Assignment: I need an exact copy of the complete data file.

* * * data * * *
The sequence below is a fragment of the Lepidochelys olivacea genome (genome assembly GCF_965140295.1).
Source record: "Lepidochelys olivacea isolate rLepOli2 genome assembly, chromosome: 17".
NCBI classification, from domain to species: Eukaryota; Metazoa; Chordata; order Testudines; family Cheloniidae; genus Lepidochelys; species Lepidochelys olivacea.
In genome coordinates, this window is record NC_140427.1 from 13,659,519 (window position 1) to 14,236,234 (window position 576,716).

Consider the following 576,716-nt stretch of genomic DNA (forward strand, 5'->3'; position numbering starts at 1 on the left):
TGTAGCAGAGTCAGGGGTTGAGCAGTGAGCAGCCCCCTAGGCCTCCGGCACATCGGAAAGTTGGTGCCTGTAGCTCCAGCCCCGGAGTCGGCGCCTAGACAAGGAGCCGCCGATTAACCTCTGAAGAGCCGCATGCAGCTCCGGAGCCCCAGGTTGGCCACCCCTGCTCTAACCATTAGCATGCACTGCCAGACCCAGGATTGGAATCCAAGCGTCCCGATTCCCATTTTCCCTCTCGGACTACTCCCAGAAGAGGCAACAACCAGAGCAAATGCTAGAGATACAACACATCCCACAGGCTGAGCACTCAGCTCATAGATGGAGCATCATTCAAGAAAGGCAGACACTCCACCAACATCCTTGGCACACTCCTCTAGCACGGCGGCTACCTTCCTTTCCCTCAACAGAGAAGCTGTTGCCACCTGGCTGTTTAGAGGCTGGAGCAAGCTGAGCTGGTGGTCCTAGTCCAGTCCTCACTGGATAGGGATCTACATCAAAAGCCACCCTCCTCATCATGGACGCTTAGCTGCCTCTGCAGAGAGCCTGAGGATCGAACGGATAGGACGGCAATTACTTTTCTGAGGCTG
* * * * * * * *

The sequence below is a fragment of the Lepidochelys olivacea genome (genome assembly GCF_965140295.1).
Source record: "Lepidochelys olivacea isolate rLepOli2 genome assembly, chromosome: 17".
NCBI classification, from domain to species: Eukaryota; Metazoa; Chordata; order Testudines; family Cheloniidae; genus Lepidochelys; species Lepidochelys olivacea.
In genome coordinates, this window is record NC_140427.1 from 13,659,519 (window position 1) to 14,236,234 (window position 576,716).

Consider the following 576,716-nt stretch of genomic DNA (forward strand, 5'->3'; position numbering starts at 1 on the left):
TGTAGCAGAGTCAGGGGTTGAGCAGTGAGCAGCCCCCTAGGCCTCCGGCACATCGGAAAGTTGGTGCCTGTAGCTCCAGCCCCGGAGTCGGCGCCTAGACAAGGAGCCGCCGATTAACCTCTGAAGAGCCGCATGCAGCTCCGGAGCCCCAGGTTGGCCACCCCTGCTCTAACCATTAGCATGCACTGCCAGACCCAGGATTGGAATCCAAGCGTCCCGATTCCCATTTTCCCTCTCGGACTACTCCCAGAAGAGGCAACAACCAGAGCAAATGCTAGAGATACAACACATCCCACAGGCTGAGCACTCAGCTCATAGATGGAGCATCATTCAAGAAAGGCAGACACTCCACCAACATCCTTGGCACACTCCTCTAGCACGGCGGCTACCTTCCTTTCCCTCAACAGAGAAGCTGTTGCCACCTGGCTGTTTAGAGGCTGGAGCAAGCTGAGCTGGTGGTCCTAGTCCAGTCCTCACTGGATAGGGATCTACATCAAAAGCCACCCTCCTCATCATGGACGCTTAGCTGCCTCTGCAGAGAGCCTGAGGATCGAACGGATAGGACGGCAATTACTTTTCTGAGGCTG